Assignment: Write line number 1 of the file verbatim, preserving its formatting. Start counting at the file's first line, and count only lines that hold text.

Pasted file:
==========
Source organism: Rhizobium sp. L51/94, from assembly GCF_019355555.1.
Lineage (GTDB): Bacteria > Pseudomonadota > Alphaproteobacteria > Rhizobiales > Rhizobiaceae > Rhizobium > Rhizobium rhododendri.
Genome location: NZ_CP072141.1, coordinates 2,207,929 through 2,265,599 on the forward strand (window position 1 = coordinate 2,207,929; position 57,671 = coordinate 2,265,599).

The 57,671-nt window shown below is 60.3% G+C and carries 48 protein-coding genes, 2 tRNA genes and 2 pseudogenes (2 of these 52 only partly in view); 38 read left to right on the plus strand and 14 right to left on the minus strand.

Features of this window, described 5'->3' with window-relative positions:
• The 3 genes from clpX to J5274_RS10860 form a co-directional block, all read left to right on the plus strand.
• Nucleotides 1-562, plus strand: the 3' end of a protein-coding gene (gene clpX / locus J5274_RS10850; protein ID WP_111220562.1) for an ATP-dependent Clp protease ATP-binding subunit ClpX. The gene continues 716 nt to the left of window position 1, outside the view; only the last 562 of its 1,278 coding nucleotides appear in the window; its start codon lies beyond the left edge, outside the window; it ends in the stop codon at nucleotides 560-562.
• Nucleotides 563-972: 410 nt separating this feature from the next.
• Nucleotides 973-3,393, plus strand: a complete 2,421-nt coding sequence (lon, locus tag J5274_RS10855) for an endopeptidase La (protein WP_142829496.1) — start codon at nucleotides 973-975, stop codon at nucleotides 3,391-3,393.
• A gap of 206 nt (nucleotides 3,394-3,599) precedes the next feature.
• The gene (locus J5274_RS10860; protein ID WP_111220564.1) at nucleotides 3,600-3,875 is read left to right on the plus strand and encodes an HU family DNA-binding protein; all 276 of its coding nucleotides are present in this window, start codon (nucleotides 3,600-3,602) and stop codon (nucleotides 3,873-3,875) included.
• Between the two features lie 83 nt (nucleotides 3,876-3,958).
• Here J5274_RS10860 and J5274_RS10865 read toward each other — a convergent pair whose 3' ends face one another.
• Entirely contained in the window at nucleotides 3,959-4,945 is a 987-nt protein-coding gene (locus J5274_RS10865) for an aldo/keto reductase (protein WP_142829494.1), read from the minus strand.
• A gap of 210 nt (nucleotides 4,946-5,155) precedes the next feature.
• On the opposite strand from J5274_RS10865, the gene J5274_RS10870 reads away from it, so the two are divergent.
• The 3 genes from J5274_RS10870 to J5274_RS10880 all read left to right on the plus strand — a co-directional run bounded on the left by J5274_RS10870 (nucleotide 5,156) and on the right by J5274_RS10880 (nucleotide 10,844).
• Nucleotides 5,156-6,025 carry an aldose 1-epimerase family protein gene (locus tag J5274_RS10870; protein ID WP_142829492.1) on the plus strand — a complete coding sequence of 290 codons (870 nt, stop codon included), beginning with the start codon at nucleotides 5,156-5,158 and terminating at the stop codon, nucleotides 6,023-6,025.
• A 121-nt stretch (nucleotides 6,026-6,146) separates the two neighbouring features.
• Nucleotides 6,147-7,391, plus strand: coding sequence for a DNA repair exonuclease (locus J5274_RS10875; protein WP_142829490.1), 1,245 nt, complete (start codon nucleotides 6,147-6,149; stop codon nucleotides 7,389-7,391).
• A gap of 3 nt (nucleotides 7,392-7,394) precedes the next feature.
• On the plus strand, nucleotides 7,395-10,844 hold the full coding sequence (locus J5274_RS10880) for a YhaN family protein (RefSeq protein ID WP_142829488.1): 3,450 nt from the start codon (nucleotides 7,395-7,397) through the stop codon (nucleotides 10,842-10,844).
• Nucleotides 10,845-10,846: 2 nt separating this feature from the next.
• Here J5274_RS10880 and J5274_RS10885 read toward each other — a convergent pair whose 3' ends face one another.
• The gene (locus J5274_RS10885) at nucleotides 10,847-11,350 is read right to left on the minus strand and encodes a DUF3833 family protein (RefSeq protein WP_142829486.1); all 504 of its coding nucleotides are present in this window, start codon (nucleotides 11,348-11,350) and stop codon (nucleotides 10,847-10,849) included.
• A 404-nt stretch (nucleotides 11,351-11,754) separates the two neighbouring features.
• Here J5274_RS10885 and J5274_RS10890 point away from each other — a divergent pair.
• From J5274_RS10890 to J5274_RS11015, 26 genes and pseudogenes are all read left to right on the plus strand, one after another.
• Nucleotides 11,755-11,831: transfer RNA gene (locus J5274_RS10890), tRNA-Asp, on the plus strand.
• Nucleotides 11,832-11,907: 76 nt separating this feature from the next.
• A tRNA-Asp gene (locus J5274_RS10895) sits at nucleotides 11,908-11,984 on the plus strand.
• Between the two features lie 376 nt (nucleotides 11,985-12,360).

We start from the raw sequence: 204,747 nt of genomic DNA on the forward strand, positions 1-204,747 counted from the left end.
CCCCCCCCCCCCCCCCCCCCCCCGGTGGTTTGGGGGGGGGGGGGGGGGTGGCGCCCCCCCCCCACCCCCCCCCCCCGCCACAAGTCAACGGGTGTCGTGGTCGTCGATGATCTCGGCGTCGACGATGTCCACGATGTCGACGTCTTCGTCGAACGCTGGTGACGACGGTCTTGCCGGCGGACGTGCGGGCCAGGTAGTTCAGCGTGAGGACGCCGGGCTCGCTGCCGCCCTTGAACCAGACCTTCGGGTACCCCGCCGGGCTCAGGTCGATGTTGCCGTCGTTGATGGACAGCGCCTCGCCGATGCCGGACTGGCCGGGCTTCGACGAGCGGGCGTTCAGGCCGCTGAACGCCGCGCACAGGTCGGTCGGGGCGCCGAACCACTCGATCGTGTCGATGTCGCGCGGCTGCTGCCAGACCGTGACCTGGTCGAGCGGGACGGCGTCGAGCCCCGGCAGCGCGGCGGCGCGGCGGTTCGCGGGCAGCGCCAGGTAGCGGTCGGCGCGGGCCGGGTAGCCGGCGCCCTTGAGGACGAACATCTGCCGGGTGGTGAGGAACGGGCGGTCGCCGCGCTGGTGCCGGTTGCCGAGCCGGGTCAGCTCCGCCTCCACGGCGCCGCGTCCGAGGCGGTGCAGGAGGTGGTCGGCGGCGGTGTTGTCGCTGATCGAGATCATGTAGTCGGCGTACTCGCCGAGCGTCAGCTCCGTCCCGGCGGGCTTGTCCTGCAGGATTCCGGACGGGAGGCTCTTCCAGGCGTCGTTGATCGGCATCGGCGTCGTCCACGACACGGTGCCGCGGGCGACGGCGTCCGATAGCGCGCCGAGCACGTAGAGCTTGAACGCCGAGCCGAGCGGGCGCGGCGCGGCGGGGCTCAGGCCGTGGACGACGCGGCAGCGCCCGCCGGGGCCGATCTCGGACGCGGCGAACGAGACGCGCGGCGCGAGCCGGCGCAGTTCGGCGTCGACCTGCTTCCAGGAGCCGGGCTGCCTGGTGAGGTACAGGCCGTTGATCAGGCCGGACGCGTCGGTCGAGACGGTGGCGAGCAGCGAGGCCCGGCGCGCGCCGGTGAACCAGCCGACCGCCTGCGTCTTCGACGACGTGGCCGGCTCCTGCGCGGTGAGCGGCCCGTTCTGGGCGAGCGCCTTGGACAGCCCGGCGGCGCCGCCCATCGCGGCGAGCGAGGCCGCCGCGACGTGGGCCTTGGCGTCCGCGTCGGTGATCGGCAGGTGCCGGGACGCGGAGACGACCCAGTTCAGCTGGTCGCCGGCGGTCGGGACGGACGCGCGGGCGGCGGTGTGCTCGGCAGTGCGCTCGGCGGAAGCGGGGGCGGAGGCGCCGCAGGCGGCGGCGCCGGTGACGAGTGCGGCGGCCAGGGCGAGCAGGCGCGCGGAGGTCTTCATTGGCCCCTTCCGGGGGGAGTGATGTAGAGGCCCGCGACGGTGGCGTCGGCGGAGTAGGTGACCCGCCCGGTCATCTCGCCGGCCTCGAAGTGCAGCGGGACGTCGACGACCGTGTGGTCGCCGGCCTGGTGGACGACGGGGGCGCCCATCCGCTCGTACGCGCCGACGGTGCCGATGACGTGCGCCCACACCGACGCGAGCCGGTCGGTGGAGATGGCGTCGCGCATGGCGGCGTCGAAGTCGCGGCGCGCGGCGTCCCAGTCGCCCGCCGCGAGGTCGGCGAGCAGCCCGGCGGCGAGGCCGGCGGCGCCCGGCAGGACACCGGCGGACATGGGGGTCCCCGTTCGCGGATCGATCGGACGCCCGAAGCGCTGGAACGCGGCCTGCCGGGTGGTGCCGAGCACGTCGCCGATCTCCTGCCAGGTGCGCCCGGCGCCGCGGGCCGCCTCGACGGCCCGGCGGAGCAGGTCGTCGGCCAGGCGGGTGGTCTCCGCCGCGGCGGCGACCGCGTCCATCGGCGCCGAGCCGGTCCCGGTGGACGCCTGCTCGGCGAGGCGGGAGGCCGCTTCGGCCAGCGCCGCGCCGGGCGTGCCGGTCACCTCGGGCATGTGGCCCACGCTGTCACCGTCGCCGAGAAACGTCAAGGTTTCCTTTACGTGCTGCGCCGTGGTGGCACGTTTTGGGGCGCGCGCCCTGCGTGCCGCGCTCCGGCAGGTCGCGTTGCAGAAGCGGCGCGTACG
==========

Source organism: Rhizobium sp. L51/94, from assembly GCF_019355555.1.